Reps counter, an extra graph layer, new margins and improving the planning of intermediate goals.
Happy to introduce some new bells and whistles to the app! These developments were implemented the last couple of weeks, concluded with a new app version last weekend. I’ll tell you all about it.
_ 1. Garmin reps counter (Garmin export)
A long-awaited and exceptionally well-received feature is the introduction of the Garmin reps counter. Since last week, your Garmin tells you the number of reps you’ve executed (for example: 6 out of 10).
It’s a feature that many of you requested for ages, because counting reps during challenging intervals is a PITA. We saw you adopt different counting methods, with the one of switching elastic bands between your left and right wrist as the most striking. From now on, this is no longer needed.
_ 2. A new layer for the pace graph (Peak Pro)
How well did you execute your session? From now on a Peak Pro user will also get a visual on this. We’ve added a ‘planned pace’ layer to the pace graph, which gives you a direct, visual feedback on your session. You can see it as a plotted line of the planned training.
It’s also directly linked to the feedback you get from me: the bigger the area below (lower training load) or above (higher load) the line, the more you deviated from the plan, the likelier the feedback will be a warning message.
_ 3. New margins
A minor adjustment: at this moment I can only attribute one ‘rest’ pace between intervals. While I rarely advise you to walk between intervals, I opted for 12 min/km (walking) to not offend anyone.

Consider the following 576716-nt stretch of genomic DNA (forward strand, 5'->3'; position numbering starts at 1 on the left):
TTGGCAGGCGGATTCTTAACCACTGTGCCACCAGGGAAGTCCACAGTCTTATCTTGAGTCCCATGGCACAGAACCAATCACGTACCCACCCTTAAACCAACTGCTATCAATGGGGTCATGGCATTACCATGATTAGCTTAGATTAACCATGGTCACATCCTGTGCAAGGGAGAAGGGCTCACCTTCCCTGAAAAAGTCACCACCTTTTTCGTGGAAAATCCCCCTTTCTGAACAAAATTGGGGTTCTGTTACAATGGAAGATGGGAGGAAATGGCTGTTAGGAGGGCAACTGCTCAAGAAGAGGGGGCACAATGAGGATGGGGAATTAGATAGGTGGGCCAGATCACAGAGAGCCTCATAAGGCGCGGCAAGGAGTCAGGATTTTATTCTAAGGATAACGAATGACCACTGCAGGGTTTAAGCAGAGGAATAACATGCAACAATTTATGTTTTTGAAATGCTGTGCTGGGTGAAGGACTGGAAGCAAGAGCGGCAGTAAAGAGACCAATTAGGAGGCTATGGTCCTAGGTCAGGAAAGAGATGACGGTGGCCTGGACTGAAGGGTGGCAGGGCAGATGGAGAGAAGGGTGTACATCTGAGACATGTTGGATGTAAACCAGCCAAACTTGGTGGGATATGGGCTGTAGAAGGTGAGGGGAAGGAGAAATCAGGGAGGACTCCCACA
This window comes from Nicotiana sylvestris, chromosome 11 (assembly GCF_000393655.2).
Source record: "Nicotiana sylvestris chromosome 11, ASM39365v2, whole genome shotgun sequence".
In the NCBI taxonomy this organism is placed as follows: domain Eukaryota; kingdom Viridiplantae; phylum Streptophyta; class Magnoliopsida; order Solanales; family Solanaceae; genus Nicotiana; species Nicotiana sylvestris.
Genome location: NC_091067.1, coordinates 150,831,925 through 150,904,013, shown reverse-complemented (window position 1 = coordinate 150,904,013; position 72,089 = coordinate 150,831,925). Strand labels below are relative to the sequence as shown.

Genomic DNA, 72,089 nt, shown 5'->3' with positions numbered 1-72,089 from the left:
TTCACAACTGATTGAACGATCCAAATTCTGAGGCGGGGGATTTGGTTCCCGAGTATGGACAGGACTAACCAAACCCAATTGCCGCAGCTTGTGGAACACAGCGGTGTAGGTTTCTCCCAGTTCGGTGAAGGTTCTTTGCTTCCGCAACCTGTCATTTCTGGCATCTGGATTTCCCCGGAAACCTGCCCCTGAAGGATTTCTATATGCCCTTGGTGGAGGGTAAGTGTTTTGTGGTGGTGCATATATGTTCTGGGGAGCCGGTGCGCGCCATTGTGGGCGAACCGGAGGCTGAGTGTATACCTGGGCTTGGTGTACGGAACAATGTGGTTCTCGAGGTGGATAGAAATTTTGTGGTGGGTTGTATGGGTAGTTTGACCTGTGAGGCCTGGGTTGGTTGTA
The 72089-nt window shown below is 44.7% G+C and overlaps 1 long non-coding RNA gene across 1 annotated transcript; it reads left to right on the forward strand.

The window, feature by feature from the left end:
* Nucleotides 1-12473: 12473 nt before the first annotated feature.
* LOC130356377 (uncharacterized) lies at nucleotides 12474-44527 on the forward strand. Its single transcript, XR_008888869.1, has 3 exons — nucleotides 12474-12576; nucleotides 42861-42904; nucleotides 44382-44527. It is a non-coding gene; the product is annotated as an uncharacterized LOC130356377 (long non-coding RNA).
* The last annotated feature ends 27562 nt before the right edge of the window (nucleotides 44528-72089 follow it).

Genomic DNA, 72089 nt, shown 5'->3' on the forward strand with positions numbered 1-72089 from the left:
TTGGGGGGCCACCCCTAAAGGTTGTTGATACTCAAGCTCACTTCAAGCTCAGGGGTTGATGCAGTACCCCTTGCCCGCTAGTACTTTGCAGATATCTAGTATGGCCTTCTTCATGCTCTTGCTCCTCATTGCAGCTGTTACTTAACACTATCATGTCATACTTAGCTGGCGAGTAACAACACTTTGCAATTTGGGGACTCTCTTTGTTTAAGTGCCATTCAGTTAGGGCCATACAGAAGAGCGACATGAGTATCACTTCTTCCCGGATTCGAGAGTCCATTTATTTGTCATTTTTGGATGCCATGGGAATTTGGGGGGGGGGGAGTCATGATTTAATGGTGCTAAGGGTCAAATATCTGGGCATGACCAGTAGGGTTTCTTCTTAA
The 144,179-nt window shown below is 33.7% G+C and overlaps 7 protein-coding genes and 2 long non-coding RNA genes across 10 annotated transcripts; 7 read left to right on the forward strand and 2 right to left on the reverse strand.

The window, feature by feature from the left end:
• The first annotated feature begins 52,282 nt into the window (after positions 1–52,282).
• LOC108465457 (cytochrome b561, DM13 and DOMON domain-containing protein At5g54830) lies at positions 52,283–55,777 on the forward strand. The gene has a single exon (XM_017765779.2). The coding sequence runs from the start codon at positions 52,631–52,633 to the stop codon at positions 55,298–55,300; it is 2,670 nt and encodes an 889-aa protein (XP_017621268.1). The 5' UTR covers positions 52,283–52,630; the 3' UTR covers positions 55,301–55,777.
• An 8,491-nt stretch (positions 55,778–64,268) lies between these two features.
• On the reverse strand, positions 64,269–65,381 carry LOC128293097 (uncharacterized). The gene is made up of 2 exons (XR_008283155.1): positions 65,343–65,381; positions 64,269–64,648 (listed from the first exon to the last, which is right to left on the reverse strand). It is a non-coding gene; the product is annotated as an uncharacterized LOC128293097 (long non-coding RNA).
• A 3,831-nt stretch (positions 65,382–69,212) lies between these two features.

Truth is that almost everyone jogs or mixes a jog and a walk (which is perfect!) during rest. That led to a (mathematical) higher training load (12 min/km adds almost no TSS), leading to ‘negative’ feedback on a perfect executed interval session. So, we’ve set a new pace and it’s now at 10 min/km. The aim is to be able to set different rest paces in the future.
And then there’s an adjustment aimed at those using the Garmin export feature. You now get a margin of 10 seconds in plus or minus towards your planned pace (was 5). This broader margin will result in lesser notifications about being out of your pace range.
Trees, buildings, a temporary bad GPS signal: there are different reasons why your Garmin gets it wrong sometimes, you shouldn’t be alerted for this while running at a correct pace.
_ 4. The planning around intermediate goals (Peak Pro)
Important notice: this feature is live, but I haven’t implemented it yet for all possible scenarios. I’ll let you know once I’m ready 😉
Our feature to add intermediate goals (let’s call it a ‘B-race’) wasn’t really up to standards. You could add a B-race, which would lead to an adapted training plan for the week leading up to that race. Problem is that everyone who uses this Peak Pro feature, also uses the ‘set training days’ feature. And the latter feature would override the former. This might’ve resulted in a heavy training session the day before a B-race.
Apart from that, we never took the week after that B-race into account: if the B-race took place on Sunday, you could’ve had an interval training planned the next day.
Now we’ve added the option for me, as your coach, to implement ‘B-race training plan adaptations’. Not the sexiest of terms, but it works like a charm.
Per performance level and per B-race length, I’m now able to design training plans for the week leading up to a B-race and for the week afterwards. With the adjusted taper and recovery period, a B-race will now be seamlessly integrated in your training plan.
_ 5. Conclusion
So, again quite some improvements for you as a runner! This release is the last one before the introduction of our strength training feature. Developments are going smooth and we’ll hopefully start beta testing somewhere next week!